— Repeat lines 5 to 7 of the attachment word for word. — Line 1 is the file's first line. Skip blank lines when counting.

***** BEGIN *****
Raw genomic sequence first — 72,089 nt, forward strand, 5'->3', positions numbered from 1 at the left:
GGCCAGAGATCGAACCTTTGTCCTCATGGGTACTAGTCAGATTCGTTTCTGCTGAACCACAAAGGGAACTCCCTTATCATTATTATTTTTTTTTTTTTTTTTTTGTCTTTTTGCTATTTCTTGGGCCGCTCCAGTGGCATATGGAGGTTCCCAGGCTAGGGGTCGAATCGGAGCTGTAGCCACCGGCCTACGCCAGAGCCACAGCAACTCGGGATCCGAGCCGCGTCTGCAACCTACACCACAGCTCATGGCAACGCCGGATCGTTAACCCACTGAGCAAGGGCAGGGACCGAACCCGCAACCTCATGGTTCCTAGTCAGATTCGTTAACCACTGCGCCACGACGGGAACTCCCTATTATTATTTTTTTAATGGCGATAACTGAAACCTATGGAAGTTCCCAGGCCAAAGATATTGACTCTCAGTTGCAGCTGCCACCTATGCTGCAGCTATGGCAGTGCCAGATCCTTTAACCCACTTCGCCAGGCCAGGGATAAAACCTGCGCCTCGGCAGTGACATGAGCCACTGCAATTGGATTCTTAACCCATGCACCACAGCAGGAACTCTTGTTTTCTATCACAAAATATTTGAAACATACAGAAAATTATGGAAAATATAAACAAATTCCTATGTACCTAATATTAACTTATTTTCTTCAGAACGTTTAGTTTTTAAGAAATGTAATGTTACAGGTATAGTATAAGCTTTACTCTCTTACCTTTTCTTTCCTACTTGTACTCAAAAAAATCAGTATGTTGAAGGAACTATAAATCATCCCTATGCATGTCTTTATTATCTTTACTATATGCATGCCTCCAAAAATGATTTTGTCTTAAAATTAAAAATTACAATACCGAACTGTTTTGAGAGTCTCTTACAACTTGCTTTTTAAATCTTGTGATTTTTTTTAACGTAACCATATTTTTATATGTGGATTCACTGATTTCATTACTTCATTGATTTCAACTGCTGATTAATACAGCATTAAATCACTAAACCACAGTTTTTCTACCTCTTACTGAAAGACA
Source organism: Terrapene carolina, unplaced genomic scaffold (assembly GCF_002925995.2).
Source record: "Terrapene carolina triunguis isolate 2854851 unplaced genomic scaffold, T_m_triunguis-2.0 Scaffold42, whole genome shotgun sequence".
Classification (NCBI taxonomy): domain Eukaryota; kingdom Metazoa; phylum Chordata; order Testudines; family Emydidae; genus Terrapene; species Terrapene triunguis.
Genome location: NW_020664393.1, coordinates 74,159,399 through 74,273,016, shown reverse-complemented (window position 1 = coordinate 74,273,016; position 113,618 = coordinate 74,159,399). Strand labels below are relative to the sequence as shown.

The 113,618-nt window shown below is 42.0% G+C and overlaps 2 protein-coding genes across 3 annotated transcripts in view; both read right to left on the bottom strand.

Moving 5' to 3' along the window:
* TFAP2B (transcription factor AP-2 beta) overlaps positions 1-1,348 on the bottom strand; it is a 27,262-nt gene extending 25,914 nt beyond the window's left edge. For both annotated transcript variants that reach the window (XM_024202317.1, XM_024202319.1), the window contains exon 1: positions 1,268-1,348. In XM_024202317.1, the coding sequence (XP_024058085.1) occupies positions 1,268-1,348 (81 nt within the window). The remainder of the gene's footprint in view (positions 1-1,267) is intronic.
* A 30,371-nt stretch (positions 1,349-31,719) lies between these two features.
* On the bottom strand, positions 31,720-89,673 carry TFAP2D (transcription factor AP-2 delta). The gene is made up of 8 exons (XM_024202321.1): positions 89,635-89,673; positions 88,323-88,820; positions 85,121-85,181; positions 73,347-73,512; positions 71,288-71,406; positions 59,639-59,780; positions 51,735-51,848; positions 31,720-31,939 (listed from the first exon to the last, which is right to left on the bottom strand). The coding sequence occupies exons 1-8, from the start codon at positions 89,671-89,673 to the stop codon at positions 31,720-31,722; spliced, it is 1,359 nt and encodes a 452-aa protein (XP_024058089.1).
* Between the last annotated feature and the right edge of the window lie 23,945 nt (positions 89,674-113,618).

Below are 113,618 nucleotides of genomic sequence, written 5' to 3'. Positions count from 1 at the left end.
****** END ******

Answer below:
Classification (NCBI taxonomy): domain Eukaryota; kingdom Metazoa; phylum Chordata; order Testudines; family Emydidae; genus Terrapene; species Terrapene triunguis.
Genome location: NW_020664393.1, coordinates 74,159,399 through 74,273,016, shown reverse-complemented (window position 1 = coordinate 74,273,016; position 113,618 = coordinate 74,159,399). Strand labels below are relative to the sequence as shown.

The 113,618-nt window shown below is 42.0% G+C and overlaps 2 protein-coding genes across 3 annotated transcripts in view; both read right to left on the bottom strand.